JWU Student Blogs

Patience is a Virtue: A Day Trip to the Aran Island of Inis Mór

Samantha Riley has learned the art of patience while dealing with the unpredictable weather in Ireland. For her latest adventure, a ferry trip to the island of Inis Mór, her patience is rewarded with absolute beauty.

After a lifetime of waiting for ideal conditions to depart on a ferry trip to the Aran Island of Inis Mór, the stars aligned: the sky opened to illuminate the world below, brightening every particle of color to the maximum. The normally translucent blue bay water was now an ombre of rich sea green fading away into indigo with hints of heather when reflected a certain way. The waves lapped aggressively at the ferry, a mere pin drop to the force of nature, causing it to steadily rise and fall. Staring deeply at the surface of the waves, it was as if watching a time lapse of the formation of a mountain range.

The stretch of ocean on the east side of Inis Mor. Credit: Samantha Riley

Eventually, the ferry docked and we passengers were released from the vessel, the only link between the island and the mainland. Following the heeding of a friend who had previously visited Inis Mór, I immediately visited the bike shop to rent a charming city bike complete with a metal basket and hand-stitched leather handle grips. Once the bike was adjusted, the day officially began. From there, the world was at my feet.

A glimpse at the bike that was Sam's main mean of transport throughout the day. Credit: Samantha Riley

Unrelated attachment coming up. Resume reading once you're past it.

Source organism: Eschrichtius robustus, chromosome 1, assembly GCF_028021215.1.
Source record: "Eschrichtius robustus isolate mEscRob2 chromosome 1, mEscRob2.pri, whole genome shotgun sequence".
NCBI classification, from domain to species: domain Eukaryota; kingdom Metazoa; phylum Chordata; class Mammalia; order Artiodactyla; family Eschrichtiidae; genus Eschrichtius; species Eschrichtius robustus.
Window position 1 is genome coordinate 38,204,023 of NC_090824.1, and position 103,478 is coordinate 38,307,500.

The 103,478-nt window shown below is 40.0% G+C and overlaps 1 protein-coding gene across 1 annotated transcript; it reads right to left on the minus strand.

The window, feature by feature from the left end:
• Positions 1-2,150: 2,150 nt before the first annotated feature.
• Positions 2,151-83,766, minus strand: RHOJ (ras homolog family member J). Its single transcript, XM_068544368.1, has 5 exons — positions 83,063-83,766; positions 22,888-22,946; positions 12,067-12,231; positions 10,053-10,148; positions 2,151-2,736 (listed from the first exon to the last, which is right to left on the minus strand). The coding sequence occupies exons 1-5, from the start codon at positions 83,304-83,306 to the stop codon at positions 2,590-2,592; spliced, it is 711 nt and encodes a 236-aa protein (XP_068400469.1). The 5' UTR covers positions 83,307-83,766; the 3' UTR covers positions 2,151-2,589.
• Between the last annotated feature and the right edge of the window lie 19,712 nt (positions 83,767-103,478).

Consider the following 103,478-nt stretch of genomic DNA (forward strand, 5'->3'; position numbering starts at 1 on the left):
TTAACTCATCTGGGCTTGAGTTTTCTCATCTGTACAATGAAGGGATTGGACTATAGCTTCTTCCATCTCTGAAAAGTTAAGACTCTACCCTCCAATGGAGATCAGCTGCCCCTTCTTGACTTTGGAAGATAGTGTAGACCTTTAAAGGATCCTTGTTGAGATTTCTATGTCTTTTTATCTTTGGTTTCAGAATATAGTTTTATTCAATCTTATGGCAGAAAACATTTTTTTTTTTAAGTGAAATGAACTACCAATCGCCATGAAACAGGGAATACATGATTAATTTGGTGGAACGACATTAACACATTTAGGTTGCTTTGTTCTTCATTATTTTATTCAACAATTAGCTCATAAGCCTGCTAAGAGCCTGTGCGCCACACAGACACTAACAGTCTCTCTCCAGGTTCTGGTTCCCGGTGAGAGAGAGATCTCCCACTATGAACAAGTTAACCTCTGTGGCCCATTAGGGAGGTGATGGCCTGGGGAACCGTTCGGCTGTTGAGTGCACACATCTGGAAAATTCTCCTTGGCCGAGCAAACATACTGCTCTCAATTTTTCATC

The vastness of the island was sprawled in front of me in all its entirety. Being the type of person who tends to opt for the path less trodden, I followed the road along the water. Besides it being less populated, the scenery was incomparable. At one point, a small inlet presented the perfect place for a picnic with view, the only sound being the occasional whirring of fellow cyclists. After eating, I continued on and paused a few kilometers down the road to spot a seal situated near the edge of a cliff. The seals blended into the rocks and would have been unnoticeable had it not been for the occasional fluttering of fins and splashing about.

Dún Aonghasa from the bottom of the trail. Credit: Samantha Riley

At the end was a crossroads and bearing that led me to the famous prehistoric fort and heritage, Dún Aonghasa. Before reaching it though, I paused to savor a salted caramel ice cream, a telltale foreshadowing of the rapidly approaching endless summers days. A brisk fifteen-minute walk from there led to the fort which was built on the top of a mountain with a stunning 360 ° vantage point for miles around. Between this adventure and previous ones the days before, the sandy shores beckoned me closer until I found myself stretched out on them after the hike. Refreshed, back to the bike it was, for the final stretch of the journey to the port for embarking on the ferry. Despite being exhausted, I managed to return with enough time for a jaunt to the seashell studded beach to collect pieces of Inis Mór to bring home as mementos.


Topics: Study Abroad